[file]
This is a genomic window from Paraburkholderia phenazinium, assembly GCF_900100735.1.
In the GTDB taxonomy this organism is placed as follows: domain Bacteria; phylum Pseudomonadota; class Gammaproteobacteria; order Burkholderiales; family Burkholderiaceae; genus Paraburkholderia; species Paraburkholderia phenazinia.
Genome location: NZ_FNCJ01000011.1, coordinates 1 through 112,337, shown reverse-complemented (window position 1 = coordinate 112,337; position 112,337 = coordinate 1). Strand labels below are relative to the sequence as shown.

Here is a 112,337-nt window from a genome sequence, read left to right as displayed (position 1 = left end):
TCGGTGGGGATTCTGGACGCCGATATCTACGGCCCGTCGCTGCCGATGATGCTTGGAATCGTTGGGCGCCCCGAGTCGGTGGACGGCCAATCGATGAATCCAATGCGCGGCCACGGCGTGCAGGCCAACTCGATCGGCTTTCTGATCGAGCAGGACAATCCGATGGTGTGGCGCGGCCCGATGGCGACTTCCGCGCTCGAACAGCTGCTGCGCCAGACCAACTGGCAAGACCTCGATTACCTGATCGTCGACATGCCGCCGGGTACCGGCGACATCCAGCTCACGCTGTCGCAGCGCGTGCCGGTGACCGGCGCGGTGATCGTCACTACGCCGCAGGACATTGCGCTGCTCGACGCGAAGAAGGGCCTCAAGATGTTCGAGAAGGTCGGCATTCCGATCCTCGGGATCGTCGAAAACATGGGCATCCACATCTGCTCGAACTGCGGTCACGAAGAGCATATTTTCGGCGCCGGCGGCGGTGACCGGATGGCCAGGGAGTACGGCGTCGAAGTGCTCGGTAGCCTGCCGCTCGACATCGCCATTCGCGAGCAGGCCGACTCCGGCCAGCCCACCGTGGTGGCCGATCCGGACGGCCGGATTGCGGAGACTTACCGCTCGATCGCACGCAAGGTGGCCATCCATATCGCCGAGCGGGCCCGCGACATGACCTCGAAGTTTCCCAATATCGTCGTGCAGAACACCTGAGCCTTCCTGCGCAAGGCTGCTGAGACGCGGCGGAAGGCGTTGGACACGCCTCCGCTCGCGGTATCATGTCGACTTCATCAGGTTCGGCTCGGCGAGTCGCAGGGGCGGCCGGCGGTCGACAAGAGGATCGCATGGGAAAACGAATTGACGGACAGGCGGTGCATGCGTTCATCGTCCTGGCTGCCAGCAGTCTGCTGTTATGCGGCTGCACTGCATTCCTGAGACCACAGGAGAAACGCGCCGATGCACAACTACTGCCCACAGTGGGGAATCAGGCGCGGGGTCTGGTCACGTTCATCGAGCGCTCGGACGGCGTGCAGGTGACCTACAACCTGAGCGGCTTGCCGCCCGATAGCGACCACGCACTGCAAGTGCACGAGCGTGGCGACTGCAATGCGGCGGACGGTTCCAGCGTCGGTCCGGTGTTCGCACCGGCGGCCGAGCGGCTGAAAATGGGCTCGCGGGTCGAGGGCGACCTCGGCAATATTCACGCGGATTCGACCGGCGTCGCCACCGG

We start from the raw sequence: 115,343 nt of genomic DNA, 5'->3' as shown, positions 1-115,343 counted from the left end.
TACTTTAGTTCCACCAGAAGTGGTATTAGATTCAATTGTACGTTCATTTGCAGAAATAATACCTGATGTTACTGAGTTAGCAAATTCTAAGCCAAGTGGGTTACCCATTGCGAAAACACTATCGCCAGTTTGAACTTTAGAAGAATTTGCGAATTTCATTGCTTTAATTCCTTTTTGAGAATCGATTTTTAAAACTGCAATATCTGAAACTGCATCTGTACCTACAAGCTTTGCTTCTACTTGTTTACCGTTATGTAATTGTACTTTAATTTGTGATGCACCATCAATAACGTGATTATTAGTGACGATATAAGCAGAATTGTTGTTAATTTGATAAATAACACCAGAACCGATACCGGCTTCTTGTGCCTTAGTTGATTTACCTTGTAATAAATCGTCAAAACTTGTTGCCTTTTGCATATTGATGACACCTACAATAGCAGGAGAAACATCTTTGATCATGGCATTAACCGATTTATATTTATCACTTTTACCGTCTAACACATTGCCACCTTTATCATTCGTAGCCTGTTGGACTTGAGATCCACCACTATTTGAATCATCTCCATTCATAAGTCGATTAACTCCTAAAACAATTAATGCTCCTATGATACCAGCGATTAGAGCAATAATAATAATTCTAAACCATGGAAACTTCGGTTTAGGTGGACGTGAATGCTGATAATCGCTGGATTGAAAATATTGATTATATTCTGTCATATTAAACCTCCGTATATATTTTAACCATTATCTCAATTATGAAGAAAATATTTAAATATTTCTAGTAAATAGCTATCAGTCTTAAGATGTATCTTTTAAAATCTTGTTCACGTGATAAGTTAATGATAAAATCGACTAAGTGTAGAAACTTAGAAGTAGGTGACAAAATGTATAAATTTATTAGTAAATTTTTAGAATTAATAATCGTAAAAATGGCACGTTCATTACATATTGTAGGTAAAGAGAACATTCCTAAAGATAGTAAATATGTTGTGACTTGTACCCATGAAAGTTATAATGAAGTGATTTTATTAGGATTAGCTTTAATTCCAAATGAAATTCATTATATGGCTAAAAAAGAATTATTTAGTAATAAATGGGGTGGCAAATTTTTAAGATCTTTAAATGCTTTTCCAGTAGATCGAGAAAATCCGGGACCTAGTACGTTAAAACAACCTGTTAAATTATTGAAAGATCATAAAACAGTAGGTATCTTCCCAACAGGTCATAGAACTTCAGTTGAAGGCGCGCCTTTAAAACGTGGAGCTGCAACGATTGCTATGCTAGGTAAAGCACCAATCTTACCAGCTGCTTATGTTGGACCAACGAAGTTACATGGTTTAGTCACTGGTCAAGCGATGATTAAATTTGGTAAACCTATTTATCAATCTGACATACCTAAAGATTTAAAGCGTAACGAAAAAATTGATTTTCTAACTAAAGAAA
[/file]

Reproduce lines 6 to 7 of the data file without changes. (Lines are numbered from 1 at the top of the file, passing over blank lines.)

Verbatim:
We start from the raw sequence: 115,343 nt of genomic DNA, 5'->3' as shown, positions 1-115,343 counted from the left end.
TACTTTAGTTCCACCAGAAGTGGTATTAGATTCAATTGTACGTTCATTTGCAGAAATAATACCTGATGTTACTGAGTTAGCAAATTCTAAGCCAAGTGGGTTACCCATTGCGAAAACACTATCGCCAGTTTGAACTTTAGAAGAATTTGCGAATTTCATTGCTTTAATTCCTTTTTGAGAATCGATTTTTAAAACTGCAATATCTGAAACTGCATCTGTACCTACAAGCTTTGCTTCTACTTGTTTACCGTTATGTAATTGTACTTTAATTTGTGATGCACCATCAATAACGTGATTATTAGTGACGATATAAGCAGAATTGTTGTTAATTTGATAAATAACACCAGAACCGATACCGGCTTCTTGTGCCTTAGTTGATTTACCTTGTAATAAATCGTCAAAACTTGTTGCCTTTTGCATATTGATGACACCTACAATAGCAGGAGAAACATCTTTGATCATGGCATTAACCGATTTATATTTATCACTTTTACCGTCTAACACATTGCCACCTTTATCATTCGTAGCCTGTTGGACTTGAGATCCACCACTATTTGAATCATCTCCATTCATAAGTCGATTAACTCCTAAAACAATTAATGCTCCTATGATACCAGCGATTAGAGCAATAATAATAATTCTAAACCATGGAAACTTCGGTTTAGGTGGACGTGAATGCTGATAATCGCTGGATTGAAAATATTGATTATATTCTGTCATATTAAACCTCCGTATATATTTTAACCATTATCTCAATTATGAAGAAAATATTTAAATATTTCTAGTAAATAGCTATCAGTCTTAAGATGTATCTTTTAAAATCTTGTTCACGTGATAAGTTAATGATAAAATCGACTAAGTGTAGAAACTTAGAAGTAGGTGACAAAATGTATAAATTTATTAGTAAATTTTTAGAATTAATAATCGTAAAAATGGCACGTTCATTACATATTGTAGGTAAAGAGAACATTCCTAAAGATAGTAAATATGTTGTGACTTGTACCCATGAAAGTTATAATGAAGTGATTTTATTAGGATTAGCTTTAATTCCAAATGAAATTCATTATATGGCTAAAAAAGAATTATTTAGTAATAAATGGGGTGGCAAATTTTTAAGATCTTTAAATGCTTTTCCAGTAGATCGAGAAAATCCGGGACCTAGTACGTTAAAACAACCTGTTAAATTATTGAAAGATCATAAAACAGTAGGTATCTTCCCAACAGGTCATAGAACTTCAGTTGAAGGCGCGCCTTTAAAACGTGGAGCTGCAACGATTGCTATGCTAGGTAAAGCACCAATCTTACCAGCTGCTTATGTTGGACCAACGAAGTTACATGGTTTAGTCACTGGTCAAGCGATGATTAAATTTGGTAAACCTATTTATCAATCTGACATACCTAAAGATTTAAAGCGTAACGAAAAAATTGATTTTCTAACTAAAGAAA